1. Ted, not giving up, went to the ticket counter and confirmed that Elaine was on board. When he bought a ticket for the smoking section, the ticket he received was actually smoking. (49)
  2. Ted found Elaine, who was a flight attendant, in the departure building, and asked her to give their relationship another chance but Elaine refused saying that she could no longer "live with a man" she no longer respected. (34)
  3. Elaine (in the airplane cabin), handing out reading material, came face to face with Ted. Ted said to the startled Elaine that he wanted to talk but she, being too busy, coldly dismissed him. (27)
  4. With his passenger still waiting in the taxi, Ted went to the plane. When he saw the plane in front of him, he had a flashback to his hard wartime experiences. (20)
For The Graduate the top four Idea Units were
  1. When they got inside (the Robinsons' home), Mrs. Robinson offered Ben a drink and when he refused, she asked him to stay until her husband came home and handed him a glass of bourbon. (22)
  2. Mr. Robinson came into the house and when Ben explained that he had driven Mrs. Robinson home and was waiting for him to come home, Mr. Robinson accepted it without question. (19)
  3. Mrs. Robinson asked Ben to unzip (the back) of her dress. Reluctantly Ben undid the zip. (17)
  4. Seeing her in her underwear Ben thought that Mr. Robinson might get the wrong idea if he were to come home. Ben was about to leave when Mrs. Robinson asked him to bring up the bag that was on the hall table. Then Mrs. Robinson went to the bathroom. (15)

B) Multidimensional Scaling

The spreadsheets showed that the students' perception of the situation for The Graduate was more complex. In the case of The Graduate several other Idea Units not mentioned above were selected by ten or more students, whereas for Airplane the separation between selection by many or by only a few was much clearer. However, there are underlying patterns of how students' ideas link together. Such patterns are not as easily discernable. Multidimensional Scaling searches for these patterns which are called dimensions. This is very similar to the way that Factor Analysis searches for factors. Each dimension is assigned a ranking and each idea unit weighting (or loading) for each dimension. The researcher has to look at the Idea Units which are prominent in each dimension and identify and give a name to what each dimension represents. (For those interested in this process, Biber (1986) is an excellent study on the supposed linguistic differences between different kinds of spoken and written texts).

For Airplane the dimensions were named as:

Dimension 1
Information Stated/Not Stated
Dimension 2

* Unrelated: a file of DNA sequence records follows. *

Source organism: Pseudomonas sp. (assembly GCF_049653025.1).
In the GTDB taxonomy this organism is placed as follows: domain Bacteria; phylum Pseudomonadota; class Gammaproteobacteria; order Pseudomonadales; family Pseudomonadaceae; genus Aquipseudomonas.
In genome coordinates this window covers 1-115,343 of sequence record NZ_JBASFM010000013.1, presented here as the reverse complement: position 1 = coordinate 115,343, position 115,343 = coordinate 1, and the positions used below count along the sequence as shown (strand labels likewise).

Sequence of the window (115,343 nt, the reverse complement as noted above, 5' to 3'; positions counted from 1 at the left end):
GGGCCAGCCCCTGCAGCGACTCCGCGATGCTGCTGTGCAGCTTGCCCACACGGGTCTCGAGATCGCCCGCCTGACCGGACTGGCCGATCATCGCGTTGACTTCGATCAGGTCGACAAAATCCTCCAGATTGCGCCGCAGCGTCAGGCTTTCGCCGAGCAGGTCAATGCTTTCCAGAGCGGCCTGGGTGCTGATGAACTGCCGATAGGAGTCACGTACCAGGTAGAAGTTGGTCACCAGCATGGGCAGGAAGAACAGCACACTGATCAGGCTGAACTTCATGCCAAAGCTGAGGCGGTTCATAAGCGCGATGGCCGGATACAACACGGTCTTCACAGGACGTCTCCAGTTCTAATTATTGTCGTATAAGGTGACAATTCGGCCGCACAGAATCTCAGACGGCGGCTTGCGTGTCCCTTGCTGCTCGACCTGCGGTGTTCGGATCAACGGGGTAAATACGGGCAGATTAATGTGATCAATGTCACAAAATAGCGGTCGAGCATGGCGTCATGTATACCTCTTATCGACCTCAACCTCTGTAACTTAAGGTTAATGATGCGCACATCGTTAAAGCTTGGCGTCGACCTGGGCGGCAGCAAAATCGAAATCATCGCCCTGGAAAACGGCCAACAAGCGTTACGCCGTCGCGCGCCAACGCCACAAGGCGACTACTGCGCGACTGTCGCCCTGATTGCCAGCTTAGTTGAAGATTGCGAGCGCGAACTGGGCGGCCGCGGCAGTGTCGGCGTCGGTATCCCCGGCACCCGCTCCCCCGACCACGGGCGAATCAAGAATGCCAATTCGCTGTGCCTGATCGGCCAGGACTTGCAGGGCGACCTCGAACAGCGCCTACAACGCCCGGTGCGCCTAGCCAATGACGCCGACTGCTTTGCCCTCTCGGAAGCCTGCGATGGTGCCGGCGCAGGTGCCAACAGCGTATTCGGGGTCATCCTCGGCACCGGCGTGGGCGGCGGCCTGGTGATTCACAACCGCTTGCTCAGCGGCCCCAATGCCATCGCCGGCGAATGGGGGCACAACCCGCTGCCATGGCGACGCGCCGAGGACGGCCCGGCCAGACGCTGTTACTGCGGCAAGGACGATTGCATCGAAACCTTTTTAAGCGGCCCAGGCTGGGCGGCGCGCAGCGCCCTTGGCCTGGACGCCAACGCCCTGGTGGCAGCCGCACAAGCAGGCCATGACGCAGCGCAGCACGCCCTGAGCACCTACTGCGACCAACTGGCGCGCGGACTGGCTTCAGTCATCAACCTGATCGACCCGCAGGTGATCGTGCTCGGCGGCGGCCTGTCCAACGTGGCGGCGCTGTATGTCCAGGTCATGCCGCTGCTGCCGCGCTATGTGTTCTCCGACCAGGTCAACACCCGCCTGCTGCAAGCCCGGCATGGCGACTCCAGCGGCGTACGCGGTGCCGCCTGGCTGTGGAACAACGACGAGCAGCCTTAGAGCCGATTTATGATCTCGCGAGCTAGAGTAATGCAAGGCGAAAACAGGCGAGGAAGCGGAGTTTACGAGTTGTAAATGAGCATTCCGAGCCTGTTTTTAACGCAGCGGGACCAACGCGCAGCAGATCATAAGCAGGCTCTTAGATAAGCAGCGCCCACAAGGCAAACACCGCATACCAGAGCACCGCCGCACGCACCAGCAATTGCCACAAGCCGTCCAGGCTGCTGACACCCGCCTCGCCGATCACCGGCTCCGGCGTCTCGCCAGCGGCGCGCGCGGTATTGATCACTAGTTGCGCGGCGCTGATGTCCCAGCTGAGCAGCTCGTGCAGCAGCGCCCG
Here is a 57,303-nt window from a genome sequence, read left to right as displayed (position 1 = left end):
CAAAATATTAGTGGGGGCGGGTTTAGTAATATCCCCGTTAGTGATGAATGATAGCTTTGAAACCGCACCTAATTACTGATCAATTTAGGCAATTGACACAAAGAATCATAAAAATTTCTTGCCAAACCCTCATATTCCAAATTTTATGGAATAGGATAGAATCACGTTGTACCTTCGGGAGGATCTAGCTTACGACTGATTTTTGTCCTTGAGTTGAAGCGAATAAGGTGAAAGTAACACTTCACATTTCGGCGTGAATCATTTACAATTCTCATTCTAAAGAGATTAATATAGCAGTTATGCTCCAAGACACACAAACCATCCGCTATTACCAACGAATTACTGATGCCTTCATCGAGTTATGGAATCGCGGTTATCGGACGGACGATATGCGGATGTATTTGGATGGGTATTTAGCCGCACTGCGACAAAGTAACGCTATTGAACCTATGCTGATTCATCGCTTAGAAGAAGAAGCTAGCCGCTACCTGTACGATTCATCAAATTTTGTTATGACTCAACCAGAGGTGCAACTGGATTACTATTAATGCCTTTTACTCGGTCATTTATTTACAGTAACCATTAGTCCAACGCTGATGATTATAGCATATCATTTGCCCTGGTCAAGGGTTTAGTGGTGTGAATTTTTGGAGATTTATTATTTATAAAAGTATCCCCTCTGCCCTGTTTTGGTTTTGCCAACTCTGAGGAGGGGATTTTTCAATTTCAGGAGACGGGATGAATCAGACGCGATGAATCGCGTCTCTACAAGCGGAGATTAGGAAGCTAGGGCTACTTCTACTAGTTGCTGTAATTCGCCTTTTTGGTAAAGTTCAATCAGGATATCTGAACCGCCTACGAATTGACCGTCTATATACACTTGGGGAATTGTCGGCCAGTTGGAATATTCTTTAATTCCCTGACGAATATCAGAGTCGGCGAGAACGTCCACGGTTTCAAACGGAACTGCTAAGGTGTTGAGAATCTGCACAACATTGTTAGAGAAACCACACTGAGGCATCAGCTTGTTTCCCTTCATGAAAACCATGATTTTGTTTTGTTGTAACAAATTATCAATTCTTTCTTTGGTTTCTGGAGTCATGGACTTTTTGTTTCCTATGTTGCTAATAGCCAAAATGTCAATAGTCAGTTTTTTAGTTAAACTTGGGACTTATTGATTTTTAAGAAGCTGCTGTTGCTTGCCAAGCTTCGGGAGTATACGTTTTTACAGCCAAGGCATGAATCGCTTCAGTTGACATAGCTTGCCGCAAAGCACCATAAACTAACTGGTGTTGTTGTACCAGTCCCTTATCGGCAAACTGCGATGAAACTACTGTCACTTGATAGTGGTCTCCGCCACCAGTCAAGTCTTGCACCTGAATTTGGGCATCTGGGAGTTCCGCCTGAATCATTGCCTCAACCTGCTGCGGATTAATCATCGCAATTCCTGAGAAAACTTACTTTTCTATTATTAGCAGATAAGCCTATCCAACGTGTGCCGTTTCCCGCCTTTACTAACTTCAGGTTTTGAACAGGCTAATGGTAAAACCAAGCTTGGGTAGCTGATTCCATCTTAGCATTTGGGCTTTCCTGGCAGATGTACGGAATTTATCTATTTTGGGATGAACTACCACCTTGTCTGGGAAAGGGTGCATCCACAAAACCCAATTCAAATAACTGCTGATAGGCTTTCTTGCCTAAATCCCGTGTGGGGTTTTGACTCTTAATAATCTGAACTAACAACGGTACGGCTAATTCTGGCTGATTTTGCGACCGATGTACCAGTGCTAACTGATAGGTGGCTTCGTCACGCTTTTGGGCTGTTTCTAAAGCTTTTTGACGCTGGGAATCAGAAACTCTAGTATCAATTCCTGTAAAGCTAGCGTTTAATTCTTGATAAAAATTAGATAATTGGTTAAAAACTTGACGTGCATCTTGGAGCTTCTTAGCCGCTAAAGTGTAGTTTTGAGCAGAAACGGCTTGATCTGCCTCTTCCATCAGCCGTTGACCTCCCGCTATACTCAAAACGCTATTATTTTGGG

Ted's Efforts (not to lose Elaine) vs. His Past
Dimension 3
Respect (Elaine's loss of it for Ted) vs. Fear (Ted's fear of flying)
For The Graduate the dimensions were named as:
Dimension 1
Information Stated/Not Stated
Dimension 2
The Stages of Seduction vs. Normal Behavior
Dimension 3
Mr. Robinson's Interpretation (if or when he returned home) - Normal vs. Strange Behavior
Dimension 4
Clearly there is overlap at some points. Some of the Idea Units that were answered by students had a significant weighting on more than one dimension. However, the main conclusion is that students did perceive The Graduate as being more complex than Airplane.

A Pedagogic Approach to Discovering Students' Perception Patterns

Stages in Accessing the Ideas

  1. Students think and make notes individually, in pairs, or in groups, of the ideas they think are interesting or important. If possible the language used should be English. However, students in lower level classes EFL monolingual classes may use Japanese on the understanding that the next stage will be in English.
  2. Students write full sentences of their Idea Units (Students cannot add new ideas) Provide support: scripts of dialogue, downloaded printouts of captioned text, lists, examples of usage of vocabulary and phrases which have appeared in 1.
  3. (Optional) List up ideas on grid sheet, blackboard, and computer. How do groups differ?
  4. (Optional) Have students assign a ranking for their top 5-8 ideas.

Link Scenes and Ideas

  1. Students identify and title the scenes, and the people present
  2. Plot the idea units into these scenes
  3. Identify where the Idea Units are. If scenes are long, break up the scene into sub scenes.
  4. Identify the parts, not considered to be interesting or important and try to discover why. The reasons for differences in perception could be a framework.

Other Activities

  1. Idea units on one set of cards, scenes on another. Students must find their pair.
  2. Scramble scenes and/or ideas. Students have to find the correct order.
To prevent boring students or overkill only some of the above should be used with any one class. Neither do they necessarily have to be done in class. In fact, it is probably better that parts are follow-on activities in another class, or as an assignment.

Research and Pedagogy: Reasons for Differences in Students' Perception

So why were these differences found in the research study and what factors can be expected in a classroom or self-study environment? This section outlines the factors that can affect students' perception.

Conclusion and Recommendations

Final Comment

Students regarded some of the scenes from Airplane as not important or not interesting. Therefore, some scenes could be omitted. This jumping of scenes or parts of scenes is possible with some laser discs, but with videocassette tapes it is more difficult and overuse can damage the tapes. However, the spread of digital video discs (DVD), and the linking of video and computers will make this easier, both for learners and teachers. It will increase the enjoyment and rewards of language learning through movies by customizing use for each separate occasion and need. In this teachers should always ascertain what students perceive as important and interesting and why.


The Internet TESL Journal, Vol. VI, No. 3, March 2000